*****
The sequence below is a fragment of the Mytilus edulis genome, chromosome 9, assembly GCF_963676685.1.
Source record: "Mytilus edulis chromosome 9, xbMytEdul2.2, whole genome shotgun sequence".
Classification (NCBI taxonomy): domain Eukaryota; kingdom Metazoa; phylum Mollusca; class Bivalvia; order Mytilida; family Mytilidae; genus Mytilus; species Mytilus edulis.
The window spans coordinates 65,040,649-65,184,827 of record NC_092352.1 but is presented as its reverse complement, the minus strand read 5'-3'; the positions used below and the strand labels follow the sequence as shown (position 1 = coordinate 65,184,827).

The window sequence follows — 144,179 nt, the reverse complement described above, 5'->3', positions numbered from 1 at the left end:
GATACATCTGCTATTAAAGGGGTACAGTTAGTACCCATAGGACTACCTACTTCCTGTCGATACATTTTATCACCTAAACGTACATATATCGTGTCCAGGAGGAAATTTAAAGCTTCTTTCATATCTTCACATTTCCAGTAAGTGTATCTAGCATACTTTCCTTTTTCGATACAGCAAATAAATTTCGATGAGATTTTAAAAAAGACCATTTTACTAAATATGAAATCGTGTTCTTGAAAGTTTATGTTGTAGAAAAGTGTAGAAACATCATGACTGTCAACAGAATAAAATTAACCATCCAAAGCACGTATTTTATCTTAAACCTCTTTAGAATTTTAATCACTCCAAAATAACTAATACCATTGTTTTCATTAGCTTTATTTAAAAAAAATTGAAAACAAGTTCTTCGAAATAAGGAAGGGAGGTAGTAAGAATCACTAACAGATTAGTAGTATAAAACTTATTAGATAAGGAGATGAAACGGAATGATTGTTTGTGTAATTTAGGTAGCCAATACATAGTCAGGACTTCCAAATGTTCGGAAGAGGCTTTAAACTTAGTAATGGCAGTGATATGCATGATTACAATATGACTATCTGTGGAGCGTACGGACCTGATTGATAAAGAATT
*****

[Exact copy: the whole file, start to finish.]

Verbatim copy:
The sequence below is a fragment of the Mytilus edulis genome, chromosome 9, assembly GCF_963676685.1.
Source record: "Mytilus edulis chromosome 9, xbMytEdul2.2, whole genome shotgun sequence".
Classification (NCBI taxonomy): domain Eukaryota; kingdom Metazoa; phylum Mollusca; class Bivalvia; order Mytilida; family Mytilidae; genus Mytilus; species Mytilus edulis.
The window spans coordinates 65,040,649-65,184,827 of record NC_092352.1 but is presented as its reverse complement, the minus strand read 5'-3'; the positions used below and the strand labels follow the sequence as shown (position 1 = coordinate 65,184,827).

The window sequence follows — 144,179 nt, the reverse complement described above, 5'->3', positions numbered from 1 at the left end:
GATACATCTGCTATTAAAGGGGTACAGTTAGTACCCATAGGACTACCTACTTCCTGTCGATACATTTTATCACCTAAACGTACATATATCGTGTCCAGGAGGAAATTTAAAGCTTCTTTCATATCTTCACATTTCCAGTAAGTGTATCTAGCATACTTTCCTTTTTCGATACAGCAAATAAATTTCGATGAGATTTTAAAAAAGACCATTTTACTAAATATGAAATCGTGTTCTTGAAAGTTTATGTTGTAGAAAAGTGTAGAAACATCATGACTGTCAACAGAATAAAATTAACCATCCAAAGCACGTATTTTATCTTAAACCTCTTTAGAATTTTAATCACTCCAAAATAACTAATACCATTGTTTTCATTAGCTTTATTTAAAAAAAATTGAAAACAAGTTCTTCGAAATAAGGAAGGGAGGTAGTAAGAATCACTAACAGATTAGTAGTATAAAACTTATTAGATAAGGAGATGAAACGGAATGATTGTTTGTGTAATTTAGGTAGCCAATACATAGTCAGGACTTCCAAATGTTCGGAAGAGGCTTTAAACTTAGTAATGGCAGTGATATGCATGATTACAATATGACTATCTGTGGAGCGTACGGACCTGATTGATAAAGAATT